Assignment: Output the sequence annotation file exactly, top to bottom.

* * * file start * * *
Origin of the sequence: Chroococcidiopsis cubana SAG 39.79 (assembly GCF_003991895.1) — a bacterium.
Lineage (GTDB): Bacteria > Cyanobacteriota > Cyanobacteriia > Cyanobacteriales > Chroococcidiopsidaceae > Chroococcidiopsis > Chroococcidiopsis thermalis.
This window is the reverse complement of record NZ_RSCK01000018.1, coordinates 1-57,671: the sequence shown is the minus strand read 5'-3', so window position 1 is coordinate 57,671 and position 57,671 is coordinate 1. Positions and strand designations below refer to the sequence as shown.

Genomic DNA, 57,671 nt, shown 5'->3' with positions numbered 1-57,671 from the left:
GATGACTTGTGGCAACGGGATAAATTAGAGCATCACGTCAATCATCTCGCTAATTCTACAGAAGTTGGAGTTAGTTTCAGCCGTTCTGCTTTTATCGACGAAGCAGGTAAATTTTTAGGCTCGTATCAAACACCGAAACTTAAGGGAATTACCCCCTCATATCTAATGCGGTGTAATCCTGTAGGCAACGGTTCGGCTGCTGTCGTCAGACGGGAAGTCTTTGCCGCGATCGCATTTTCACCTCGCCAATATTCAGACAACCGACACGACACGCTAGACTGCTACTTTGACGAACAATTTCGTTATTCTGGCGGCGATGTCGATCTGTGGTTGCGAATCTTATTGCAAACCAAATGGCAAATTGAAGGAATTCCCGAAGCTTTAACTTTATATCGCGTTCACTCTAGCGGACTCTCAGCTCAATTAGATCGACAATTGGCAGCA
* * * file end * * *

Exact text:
Origin of the sequence: Chroococcidiopsis cubana SAG 39.79 (assembly GCF_003991895.1) — a bacterium.
Lineage (GTDB): Bacteria > Cyanobacteriota > Cyanobacteriia > Cyanobacteriales > Chroococcidiopsidaceae > Chroococcidiopsis > Chroococcidiopsis thermalis.
This window is the reverse complement of record NZ_RSCK01000018.1, coordinates 1-57,671: the sequence shown is the minus strand read 5'-3', so window position 1 is coordinate 57,671 and position 57,671 is coordinate 1. Positions and strand designations below refer to the sequence as shown.

Genomic DNA, 57,671 nt, shown 5'->3' with positions numbered 1-57,671 from the left:
GATGACTTGTGGCAACGGGATAAATTAGAGCATCACGTCAATCATCTCGCTAATTCTACAGAAGTTGGAGTTAGTTTCAGCCGTTCTGCTTTTATCGACGAAGCAGGTAAATTTTTAGGCTCGTATCAAACACCGAAACTTAAGGGAATTACCCCCTCATATCTAATGCGGTGTAATCCTGTAGGCAACGGTTCGGCTGCTGTCGTCAGACGGGAAGTCTTTGCCGCGATCGCATTTTCACCTCGCCAATATTCAGACAACCGACACGACACGCTAGACTGCTACTTTGACGAACAATTTCGTTATTCTGGCGGCGATGTCGATCTGTGGTTGCGAATCTTATTGCAAACCAAATGGCAAATTGAAGGAATTCCCGAAGCTTTAACTTTATATCGCGTTCACTCTAGCGGACTCTCAGCTCAATTAGATCGACAATTGGCAGCA